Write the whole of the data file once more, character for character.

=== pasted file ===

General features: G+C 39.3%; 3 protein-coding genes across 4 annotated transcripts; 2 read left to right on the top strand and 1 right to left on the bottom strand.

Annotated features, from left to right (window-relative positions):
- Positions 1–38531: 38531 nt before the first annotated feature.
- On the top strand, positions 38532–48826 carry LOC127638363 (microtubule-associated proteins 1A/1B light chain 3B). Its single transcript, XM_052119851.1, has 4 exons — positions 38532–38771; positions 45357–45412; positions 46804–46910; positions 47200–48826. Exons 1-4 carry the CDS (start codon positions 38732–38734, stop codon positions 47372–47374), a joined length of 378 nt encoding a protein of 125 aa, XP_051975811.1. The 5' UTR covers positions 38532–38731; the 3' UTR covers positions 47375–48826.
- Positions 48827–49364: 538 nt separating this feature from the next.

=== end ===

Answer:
General features: G+C 39.3%; 3 protein-coding genes across 4 annotated transcripts; 2 read left to right on the top strand and 1 right to left on the bottom strand.

Annotated features, from left to right (window-relative positions):
- Positions 1–38531: 38531 nt before the first annotated feature.
- On the top strand, positions 38532–48826 carry LOC127638363 (microtubule-associated proteins 1A/1B light chain 3B). Its single transcript, XM_052119851.1, has 4 exons — positions 38532–38771; positions 45357–45412; positions 46804–46910; positions 47200–48826. Exons 1-4 carry the CDS (start codon positions 38732–38734, stop codon positions 47372–47374), a joined length of 378 nt encoding a protein of 125 aa, XP_051975811.1. The 5' UTR covers positions 38532–38731; the 3' UTR covers positions 47375–48826.
- Positions 48827–49364: 538 nt separating this feature from the next.